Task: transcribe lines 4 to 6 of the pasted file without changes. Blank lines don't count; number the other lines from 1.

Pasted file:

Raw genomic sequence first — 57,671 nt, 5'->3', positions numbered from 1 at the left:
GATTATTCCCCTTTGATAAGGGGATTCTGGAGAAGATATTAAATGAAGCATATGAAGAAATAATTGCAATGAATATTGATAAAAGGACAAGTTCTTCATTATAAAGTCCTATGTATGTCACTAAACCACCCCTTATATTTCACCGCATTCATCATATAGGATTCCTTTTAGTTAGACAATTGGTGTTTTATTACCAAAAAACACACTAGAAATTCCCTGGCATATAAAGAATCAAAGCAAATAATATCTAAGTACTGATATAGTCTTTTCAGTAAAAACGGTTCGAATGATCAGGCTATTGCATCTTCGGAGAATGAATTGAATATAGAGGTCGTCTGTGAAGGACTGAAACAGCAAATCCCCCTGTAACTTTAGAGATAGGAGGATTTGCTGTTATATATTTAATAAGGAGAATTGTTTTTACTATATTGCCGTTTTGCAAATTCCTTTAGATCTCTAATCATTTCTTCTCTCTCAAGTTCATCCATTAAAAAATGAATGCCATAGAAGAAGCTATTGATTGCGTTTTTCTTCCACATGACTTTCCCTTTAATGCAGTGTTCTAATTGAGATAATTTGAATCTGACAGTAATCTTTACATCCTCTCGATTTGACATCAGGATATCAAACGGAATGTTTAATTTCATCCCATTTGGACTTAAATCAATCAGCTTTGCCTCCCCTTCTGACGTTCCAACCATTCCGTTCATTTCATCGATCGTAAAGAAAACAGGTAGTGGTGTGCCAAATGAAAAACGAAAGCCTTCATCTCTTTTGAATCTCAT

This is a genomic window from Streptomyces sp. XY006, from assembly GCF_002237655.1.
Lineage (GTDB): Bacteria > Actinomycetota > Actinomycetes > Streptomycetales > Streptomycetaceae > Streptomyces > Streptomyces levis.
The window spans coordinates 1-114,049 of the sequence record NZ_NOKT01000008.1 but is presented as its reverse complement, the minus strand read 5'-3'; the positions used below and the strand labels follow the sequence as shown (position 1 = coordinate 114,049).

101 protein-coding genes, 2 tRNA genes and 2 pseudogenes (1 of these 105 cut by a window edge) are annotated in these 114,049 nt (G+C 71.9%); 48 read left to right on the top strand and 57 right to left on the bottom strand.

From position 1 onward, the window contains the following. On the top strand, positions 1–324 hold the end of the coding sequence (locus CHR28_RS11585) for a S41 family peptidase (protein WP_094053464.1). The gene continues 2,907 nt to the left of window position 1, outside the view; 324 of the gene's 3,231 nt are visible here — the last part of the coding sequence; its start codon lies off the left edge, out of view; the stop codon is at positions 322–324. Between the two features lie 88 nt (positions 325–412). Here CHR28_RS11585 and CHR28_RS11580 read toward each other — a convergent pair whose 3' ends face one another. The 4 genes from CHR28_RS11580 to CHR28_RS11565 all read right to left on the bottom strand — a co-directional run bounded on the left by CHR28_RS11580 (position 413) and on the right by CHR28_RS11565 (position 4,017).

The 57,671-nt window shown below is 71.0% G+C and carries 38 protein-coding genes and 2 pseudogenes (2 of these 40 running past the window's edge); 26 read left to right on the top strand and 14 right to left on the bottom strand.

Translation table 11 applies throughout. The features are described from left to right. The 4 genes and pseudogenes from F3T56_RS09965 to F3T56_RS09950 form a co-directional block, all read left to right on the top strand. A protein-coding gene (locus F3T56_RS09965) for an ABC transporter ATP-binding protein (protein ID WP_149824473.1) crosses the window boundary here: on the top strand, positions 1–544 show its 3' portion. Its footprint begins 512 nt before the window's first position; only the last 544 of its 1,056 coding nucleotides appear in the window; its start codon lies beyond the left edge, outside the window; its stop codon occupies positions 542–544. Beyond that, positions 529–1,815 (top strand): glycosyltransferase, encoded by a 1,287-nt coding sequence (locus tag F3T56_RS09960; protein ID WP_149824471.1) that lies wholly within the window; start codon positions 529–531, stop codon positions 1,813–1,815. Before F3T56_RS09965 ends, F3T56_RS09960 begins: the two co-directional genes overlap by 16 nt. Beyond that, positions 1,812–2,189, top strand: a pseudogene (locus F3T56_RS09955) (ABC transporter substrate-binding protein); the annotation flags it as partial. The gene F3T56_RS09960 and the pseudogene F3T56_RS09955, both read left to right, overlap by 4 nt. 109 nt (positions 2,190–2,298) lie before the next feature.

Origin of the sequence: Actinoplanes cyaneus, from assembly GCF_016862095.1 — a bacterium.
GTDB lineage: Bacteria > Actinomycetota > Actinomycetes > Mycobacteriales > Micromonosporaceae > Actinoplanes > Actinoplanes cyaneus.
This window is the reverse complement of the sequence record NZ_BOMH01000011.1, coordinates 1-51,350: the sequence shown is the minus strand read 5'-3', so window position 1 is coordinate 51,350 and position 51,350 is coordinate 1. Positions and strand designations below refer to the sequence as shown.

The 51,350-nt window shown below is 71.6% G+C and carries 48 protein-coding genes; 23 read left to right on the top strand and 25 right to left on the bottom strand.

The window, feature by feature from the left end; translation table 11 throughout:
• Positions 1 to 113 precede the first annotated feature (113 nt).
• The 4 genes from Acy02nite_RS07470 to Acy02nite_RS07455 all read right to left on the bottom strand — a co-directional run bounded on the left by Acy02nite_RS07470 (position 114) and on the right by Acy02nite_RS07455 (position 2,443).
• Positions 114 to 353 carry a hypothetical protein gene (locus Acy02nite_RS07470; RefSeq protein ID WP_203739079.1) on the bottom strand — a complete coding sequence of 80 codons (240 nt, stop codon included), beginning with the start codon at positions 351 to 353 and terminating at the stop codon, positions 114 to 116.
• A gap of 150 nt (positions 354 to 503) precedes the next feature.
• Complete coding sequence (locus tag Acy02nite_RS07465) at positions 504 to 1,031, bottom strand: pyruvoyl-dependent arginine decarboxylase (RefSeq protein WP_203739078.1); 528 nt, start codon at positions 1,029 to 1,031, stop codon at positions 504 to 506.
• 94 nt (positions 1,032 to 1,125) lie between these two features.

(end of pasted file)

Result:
Lineage (GTDB): Bacteria > Actinomycetota > Actinomycetes > Streptomycetales > Streptomycetaceae > Streptomyces > Streptomyces levis.
The window spans coordinates 1-114,049 of the sequence record NZ_NOKT01000008.1 but is presented as its reverse complement, the minus strand read 5'-3'; the positions used below and the strand labels follow the sequence as shown (position 1 = coordinate 114,049).

101 protein-coding genes, 2 tRNA genes and 2 pseudogenes (1 of these 105 cut by a window edge) are annotated in these 114,049 nt (G+C 71.9%); 48 read left to right on the top strand and 57 right to left on the bottom strand.